Join Date: Jan 2010
Location: Chattanooga, TN
Thanked 45 Times in 39 Posts
Just to clear things up - The cop was not using a radar gun. He had a radar unit mounted in his back window. Had he been using a gun he would be accurate with a proper tune of about +-1mph. The units mounted in the vehicle are accurate to a certain point. But if you are going to court to try and convince the judge that you were only speeding 10mph over the speed limit then you'll probably look like a dumbass.
(Q)What is the "Cosine Effect"?
(A)The Cosine Effect is a radar measured speed error due to the angle between the radar and target vehicle or object.
(Q)How does the Cosine Effect influence measured speed?
(A)The Cosine Effect causes a stationary radar to measure speeds low, the greater the angle the lower the measured speed. Moving mode radar may measure target speed HIGH in some situations.
(Q)Which angle is the Cosine Effect angle?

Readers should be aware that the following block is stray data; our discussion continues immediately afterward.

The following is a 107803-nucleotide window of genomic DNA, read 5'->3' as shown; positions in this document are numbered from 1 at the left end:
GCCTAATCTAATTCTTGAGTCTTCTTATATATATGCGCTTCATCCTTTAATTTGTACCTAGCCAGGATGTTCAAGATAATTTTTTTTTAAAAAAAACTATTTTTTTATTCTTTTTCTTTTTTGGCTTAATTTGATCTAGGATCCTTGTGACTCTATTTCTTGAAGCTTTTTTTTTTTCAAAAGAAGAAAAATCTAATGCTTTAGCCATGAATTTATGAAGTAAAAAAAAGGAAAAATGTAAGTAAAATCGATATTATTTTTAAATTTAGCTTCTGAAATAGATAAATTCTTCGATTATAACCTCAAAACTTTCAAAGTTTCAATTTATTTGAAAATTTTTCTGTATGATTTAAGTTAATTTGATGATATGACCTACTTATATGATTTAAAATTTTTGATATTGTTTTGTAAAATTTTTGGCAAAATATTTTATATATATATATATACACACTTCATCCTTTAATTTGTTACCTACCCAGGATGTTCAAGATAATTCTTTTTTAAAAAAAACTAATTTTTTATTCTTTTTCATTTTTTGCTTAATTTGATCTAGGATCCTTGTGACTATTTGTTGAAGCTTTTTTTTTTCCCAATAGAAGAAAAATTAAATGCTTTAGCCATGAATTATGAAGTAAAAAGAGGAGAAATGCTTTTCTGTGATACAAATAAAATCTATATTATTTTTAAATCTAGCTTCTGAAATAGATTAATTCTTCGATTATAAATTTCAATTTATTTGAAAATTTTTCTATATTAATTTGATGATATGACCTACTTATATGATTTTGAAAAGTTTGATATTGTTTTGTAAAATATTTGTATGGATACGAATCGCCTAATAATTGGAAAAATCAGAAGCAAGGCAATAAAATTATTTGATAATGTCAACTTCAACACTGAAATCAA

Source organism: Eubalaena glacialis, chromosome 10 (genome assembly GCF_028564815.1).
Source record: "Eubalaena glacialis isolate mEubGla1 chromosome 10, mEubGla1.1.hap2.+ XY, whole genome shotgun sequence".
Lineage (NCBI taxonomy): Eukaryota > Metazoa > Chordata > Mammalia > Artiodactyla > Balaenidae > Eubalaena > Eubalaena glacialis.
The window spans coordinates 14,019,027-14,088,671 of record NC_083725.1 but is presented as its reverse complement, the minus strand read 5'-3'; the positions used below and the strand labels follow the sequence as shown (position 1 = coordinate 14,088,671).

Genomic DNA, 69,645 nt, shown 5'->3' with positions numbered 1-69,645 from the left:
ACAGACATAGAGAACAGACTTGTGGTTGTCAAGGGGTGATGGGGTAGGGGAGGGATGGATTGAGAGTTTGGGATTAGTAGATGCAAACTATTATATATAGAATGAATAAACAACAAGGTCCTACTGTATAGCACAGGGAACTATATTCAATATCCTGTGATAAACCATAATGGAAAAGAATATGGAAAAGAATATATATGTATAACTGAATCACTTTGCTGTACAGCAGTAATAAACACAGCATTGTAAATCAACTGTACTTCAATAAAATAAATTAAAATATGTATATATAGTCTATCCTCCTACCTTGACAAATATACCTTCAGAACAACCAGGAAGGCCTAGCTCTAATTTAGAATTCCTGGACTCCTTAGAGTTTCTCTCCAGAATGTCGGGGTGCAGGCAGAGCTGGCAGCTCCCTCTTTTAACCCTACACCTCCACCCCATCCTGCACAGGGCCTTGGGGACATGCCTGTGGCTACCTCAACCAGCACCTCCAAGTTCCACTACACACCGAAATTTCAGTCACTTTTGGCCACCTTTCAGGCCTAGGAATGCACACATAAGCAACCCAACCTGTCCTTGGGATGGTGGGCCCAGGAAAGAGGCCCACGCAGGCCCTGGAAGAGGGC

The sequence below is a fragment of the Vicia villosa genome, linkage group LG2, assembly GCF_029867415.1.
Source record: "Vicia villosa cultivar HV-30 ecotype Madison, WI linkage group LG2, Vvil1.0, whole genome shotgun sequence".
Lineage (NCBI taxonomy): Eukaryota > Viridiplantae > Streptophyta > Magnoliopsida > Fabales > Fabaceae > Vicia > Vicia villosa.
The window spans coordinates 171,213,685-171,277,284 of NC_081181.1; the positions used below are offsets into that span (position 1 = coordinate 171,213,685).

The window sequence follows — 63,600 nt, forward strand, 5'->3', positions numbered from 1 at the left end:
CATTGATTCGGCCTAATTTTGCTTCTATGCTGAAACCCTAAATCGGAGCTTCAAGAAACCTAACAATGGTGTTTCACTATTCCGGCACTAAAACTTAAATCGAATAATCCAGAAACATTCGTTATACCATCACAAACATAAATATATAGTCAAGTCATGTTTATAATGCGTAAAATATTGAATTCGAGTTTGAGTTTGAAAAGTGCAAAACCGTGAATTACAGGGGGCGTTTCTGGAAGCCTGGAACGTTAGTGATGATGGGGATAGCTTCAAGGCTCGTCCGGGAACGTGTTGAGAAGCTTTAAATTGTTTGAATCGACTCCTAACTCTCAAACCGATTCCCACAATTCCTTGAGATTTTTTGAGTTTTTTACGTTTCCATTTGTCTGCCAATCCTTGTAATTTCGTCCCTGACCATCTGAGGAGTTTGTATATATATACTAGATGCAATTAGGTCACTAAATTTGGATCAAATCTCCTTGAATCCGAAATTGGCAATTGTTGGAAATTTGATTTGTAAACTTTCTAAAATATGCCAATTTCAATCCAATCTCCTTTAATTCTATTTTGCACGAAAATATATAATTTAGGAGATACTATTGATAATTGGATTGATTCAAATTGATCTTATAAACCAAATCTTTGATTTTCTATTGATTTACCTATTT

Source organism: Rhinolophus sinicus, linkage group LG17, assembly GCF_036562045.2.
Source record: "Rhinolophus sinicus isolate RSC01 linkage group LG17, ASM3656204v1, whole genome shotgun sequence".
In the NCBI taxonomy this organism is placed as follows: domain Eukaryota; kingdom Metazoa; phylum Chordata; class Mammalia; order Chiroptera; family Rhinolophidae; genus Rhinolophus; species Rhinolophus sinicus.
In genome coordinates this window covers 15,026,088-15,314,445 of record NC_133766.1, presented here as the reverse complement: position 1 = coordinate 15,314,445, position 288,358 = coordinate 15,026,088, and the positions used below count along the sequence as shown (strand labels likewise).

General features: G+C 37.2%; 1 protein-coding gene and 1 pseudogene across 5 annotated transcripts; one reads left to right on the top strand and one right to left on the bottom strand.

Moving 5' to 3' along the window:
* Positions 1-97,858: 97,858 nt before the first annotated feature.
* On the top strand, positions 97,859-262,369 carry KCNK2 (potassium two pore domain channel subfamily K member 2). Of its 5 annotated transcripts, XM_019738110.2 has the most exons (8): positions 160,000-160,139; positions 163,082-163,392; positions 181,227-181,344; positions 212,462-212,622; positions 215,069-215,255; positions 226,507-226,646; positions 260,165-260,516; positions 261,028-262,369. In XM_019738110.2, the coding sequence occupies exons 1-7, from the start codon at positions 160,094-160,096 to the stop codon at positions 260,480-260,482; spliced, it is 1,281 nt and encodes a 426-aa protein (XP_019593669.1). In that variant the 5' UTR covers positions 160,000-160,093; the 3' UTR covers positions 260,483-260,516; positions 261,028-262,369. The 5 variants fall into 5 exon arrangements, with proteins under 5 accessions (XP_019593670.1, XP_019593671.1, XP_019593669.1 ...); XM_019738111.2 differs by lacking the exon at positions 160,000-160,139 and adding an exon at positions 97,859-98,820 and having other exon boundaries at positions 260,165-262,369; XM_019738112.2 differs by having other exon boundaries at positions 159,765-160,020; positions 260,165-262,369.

(A)The Cosine Effect angle (from the target vehicle's point of view) is the angle between the direction of the target vehicle and the radar. If the target vehicle is traveling directly toward (or away) from the radar, the Cosine Effect angle is 0 degrees (no error).
(Q)How large or small is the Cosine Effect error?
(A)The greater the angle, the greater the error. The error is a function of the cosine of the angle, thus Cosine Effect error. Measured speed = actual speed multiplied by the cosine of the angle.
So after using simple math calculations, the angle of 24 ft by 100 ft away came to 13.5 degrees. According to your explanation of the cosine effect error: 75 = x * cos13.5 therefore x (my actual speed) is closer to 77 mph? SO, you're saying the radar error is to my disadvantage?
you guys are misinterpreting what I mean by resolution. OP said there was a car NEXT to him. I am not saying anything about angle of incidence changing the doppler effect, nor am I saying to check his calibration, because there is no way it is out, I am saying with the beam spread, there isn't a way for him to definitively say that the reflected waves were not off of the car in the closer lane.
I agree with you. But I think Selkie is just explaining that there is also another added factor: the distance I was away from the car (perpendicularly) that changes things.
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